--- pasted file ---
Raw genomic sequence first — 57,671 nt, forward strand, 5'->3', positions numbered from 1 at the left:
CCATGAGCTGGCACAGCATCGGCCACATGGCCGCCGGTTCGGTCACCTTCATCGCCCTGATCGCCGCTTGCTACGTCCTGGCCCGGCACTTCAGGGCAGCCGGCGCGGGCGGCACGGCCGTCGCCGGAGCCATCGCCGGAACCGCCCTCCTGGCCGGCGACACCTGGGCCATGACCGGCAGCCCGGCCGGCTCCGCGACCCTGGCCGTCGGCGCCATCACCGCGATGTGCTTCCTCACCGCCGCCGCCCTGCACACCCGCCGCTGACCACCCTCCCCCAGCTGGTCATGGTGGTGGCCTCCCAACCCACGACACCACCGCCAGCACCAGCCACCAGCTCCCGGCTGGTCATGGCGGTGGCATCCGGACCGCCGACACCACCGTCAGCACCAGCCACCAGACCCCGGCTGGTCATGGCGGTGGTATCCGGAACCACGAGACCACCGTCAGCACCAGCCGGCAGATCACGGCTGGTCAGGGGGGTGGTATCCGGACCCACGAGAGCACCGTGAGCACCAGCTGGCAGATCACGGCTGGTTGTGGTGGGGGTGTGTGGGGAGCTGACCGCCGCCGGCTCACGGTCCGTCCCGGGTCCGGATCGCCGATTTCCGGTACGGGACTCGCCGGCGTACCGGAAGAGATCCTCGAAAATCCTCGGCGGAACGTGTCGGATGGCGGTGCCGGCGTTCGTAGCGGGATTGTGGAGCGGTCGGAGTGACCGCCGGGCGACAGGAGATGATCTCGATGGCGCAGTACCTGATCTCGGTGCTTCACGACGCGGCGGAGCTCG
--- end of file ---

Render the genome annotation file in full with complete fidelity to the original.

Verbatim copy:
Raw genomic sequence first — 57,671 nt, forward strand, 5'->3', positions numbered from 1 at the left:
CCATGAGCTGGCACAGCATCGGCCACATGGCCGCCGGTTCGGTCACCTTCATCGCCCTGATCGCCGCTTGCTACGTCCTGGCCCGGCACTTCAGGGCAGCCGGCGCGGGCGGCACGGCCGTCGCCGGAGCCATCGCCGGAACCGCCCTCCTGGCCGGCGACACCTGGGCCATGACCGGCAGCCCGGCCGGCTCCGCGACCCTGGCCGTCGGCGCCATCACCGCGATGTGCTTCCTCACCGCCGCCGCCCTGCACACCCGCCGCTGACCACCCTCCCCCAGCTGGTCATGGTGGTGGCCTCCCAACCCACGACACCACCGCCAGCACCAGCCACCAGCTCCCGGCTGGTCATGGCGGTGGCATCCGGACCGCCGACACCACCGTCAGCACCAGCCACCAGACCCCGGCTGGTCATGGCGGTGGTATCCGGAACCACGAGACCACCGTCAGCACCAGCCGGCAGATCACGGCTGGTCAGGGGGGTGGTATCCGGACCCACGAGAGCACCGTGAGCACCAGCTGGCAGATCACGGCTGGTTGTGGTGGGGGTGTGTGGGGAGCTGACCGCCGCCGGCTCACGGTCCGTCCCGGGTCCGGATCGCCGATTTCCGGTACGGGACTCGCCGGCGTACCGGAAGAGATCCTCGAAAATCCTCGGCGGAACGTGTCGGATGGCGGTGCCGGCGTTCGTAGCGGGATTGTGGAGCGGTCGGAGTGACCGCCGGGCGACAGGAGATGATCTCGATGGCGCAGTACCTGATCTCGGTGCTTCACGACGCGGCGGAGCTCG